Talking the talk
Language is ever restless and dynamic, even without the accelerating effects of technology. A major vector of change in the last few decades has been business jargon. It is paradoxical to think of jargon as an instrument of broad language change because jargon has traditionally been a mechanism of social exclusion. It separates group members from outsiders and gives rookies a confidence-building secret handshake. But in an era that offers big digital windows on every corner of world, the language of small subgroups can quickly become the language of all.
Business jargon is much derided, and anyone who knows me personally might expect me to pile on. Not today, however. Better to conserve energy (and reader good will) for moments when I truly need to be an arch word-snob. Instead, I’m going to argue here that some of the neologisms introduced by Business – and mocked by guardians of the English language – reflect an urge to enhance semantic nuance, not suppress it. In other words, I’m going to fly the flag for business jargon.
(At some later date, when I talk about PowerPoint icons and cartoons, I will make the opposite case.)
The why’s of the ‘ize’
The syllable of the hour is “ize”, a commonplace, Greek-derived suffix that means to render or transform. A propos, to “ize” something is to transform a noun, sometimes an adjective, into a verb: revolutionize, actualize, maximize, demonize, etc. At last count, there were over 700 words in English ending in “ize” (including jargonize) and the list keeps growing because everyone who speaks English understands the principle for constructing them.
So what incented ‘incentivize’?
While many of us have been known to “ize” freely, the business community must take full responsibility for the term, “incentivize”, a mid-century coinage much mocked for using four syllables to replace words that would seem to do the job in two or three – for instance, incent or motivate. That ribbing is partly deserved, but the staying power of the word, “incentivize” attests to something about its value. It suggests the previously “unmet need” for a word to describe not just action, but a process to foster such action. You might incent an employee but you incentivize an entire workforce. Incentivize is more than an action; it is a way of thinking about, and creating, such action.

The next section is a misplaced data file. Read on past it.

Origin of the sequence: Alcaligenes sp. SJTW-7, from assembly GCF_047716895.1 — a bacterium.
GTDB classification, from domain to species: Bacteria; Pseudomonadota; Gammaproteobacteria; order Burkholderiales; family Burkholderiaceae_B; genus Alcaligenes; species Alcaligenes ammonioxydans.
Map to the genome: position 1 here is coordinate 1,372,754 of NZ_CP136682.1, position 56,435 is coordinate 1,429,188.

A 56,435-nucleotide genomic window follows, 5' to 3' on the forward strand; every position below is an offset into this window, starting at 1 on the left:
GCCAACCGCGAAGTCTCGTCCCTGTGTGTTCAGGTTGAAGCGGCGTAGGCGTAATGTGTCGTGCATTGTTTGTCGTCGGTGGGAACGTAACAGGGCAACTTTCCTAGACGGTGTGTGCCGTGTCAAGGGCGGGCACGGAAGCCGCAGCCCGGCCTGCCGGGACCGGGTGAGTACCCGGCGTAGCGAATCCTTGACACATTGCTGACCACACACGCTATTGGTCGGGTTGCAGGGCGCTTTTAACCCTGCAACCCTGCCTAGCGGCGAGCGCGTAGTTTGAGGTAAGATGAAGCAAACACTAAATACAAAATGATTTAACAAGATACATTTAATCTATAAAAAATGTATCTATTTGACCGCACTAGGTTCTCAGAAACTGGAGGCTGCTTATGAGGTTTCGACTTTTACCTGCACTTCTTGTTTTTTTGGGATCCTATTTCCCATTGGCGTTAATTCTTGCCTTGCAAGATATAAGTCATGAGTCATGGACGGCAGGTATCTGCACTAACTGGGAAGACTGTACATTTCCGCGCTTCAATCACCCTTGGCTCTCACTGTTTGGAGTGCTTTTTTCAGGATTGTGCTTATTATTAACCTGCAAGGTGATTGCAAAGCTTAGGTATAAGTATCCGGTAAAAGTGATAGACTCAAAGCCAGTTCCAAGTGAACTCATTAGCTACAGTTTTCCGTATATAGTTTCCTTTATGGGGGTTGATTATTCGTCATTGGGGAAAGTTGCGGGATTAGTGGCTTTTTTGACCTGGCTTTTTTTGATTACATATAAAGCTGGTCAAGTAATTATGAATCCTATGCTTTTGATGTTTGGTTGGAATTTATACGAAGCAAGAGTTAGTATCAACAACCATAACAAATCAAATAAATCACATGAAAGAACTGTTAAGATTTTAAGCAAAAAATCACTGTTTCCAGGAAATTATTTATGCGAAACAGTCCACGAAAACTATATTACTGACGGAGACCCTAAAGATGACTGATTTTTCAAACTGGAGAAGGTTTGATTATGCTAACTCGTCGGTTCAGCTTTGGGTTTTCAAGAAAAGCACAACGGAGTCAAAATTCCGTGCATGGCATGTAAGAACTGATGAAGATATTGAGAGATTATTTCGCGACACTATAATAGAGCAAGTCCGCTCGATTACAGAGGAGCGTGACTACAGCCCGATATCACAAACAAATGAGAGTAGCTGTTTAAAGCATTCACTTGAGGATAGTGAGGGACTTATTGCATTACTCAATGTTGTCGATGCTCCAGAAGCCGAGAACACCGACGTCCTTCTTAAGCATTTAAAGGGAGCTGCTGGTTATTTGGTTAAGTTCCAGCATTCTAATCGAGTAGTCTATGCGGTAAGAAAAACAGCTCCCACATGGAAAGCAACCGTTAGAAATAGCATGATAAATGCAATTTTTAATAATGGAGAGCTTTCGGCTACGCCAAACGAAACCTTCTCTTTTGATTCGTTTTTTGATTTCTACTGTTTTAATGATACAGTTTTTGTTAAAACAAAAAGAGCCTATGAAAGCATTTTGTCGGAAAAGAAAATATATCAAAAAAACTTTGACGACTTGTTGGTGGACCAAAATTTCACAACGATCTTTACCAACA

And why did we recently start ‘socializing’ our ideas, not just our kids?
I must admit to having been much less sympathetic to the word, “socialize” when I first discovered how business was recasting its meaning about 5 years ago. Prior to that point, whenever the verb, “socialize” took an object, it was something done to (or with) people, not ideas or data. For instance, we socialize our children and we socialize with friends. However, things are now different in modern business parlance. Today, we socialize data – a complex, curiously transitive idea that involves helping business colleagues embrace new information while also shaping that information so that it is more easily assimilated and accepted. By my reckoning, it’s somewhere south of indoctrination but north of pure dissemination.
We are awash in data these days – much of it without trusted provenance or clear meaning – so it’s difficult to make people (and thus organizations) accept and act on new information in a committed, concerted way. You can begin to see, then, why socializing ideas to make them palatable and norm-compliant has become so important a process. It deserves its own word.
For everything a season: a time to ‘calendarize’
I winced just as hard when, a few years ago, I first heard the term, “calendarize” – that is, to put something on the calendar. What (I asked myself) was wrong with making an appointment or confirming a date or putting something in the calendar? Why did we need a verb that transformed something into a calendar event?
But upon reflection, I realized two things. First, all those phrases require more words than calendarize, so principles of parsimony might argue for a new, more compact verb. Fair enough.
And on further reflection, I identified the real reason to calendarize. It’s not about shedding syllables, it’s about acquiring the functionalities of online calendars. Outlook and Google Calendars et al have transformed the nature of business appointments and the process of making them. By reaching deeply into everyone’s personal calendar with invitations and menus of “actions”, Outlook has supplanted other less protocolized ways of memorializing agreement to speak or meet. As a business tool, Outlook makes spontaneity a vice – the sin of logistical sloth. And it has rendered the idea of written calendar notes – or any personal time-keeping reminder that cannot be shared digitally -- an affront to the hive.
So, of course, we need to customize a verb for this logistical tyranny by which we live. It makes perfect sense. And believe me: as I say this, my tongue is not in my cheek.
Keeping our ‘ize’ out for what’s next
The invention of new words makes our language more relevant to our cultural needs, which, today, include a keen sensitivity to process engineering in our daily lives. (Note how all those “ize” words aren’t just subtly infiltrating the language these days. They are blowing in the door!)
For that reason, it’s curious that we’ve not yet seen the advent of innovatize or innovationize – the process by which we innovate. For the moment, we are making do with phrases like “drive innovation” but there’s still time to give innovation the “ize” it so richly deserves. In matters of language evolution, we should never be surprized.
PS: If you are wondering why the word, “improvise” is the only variant that we Americans spell with an s instead of a z, feel free to email me and I’ll give you my answer.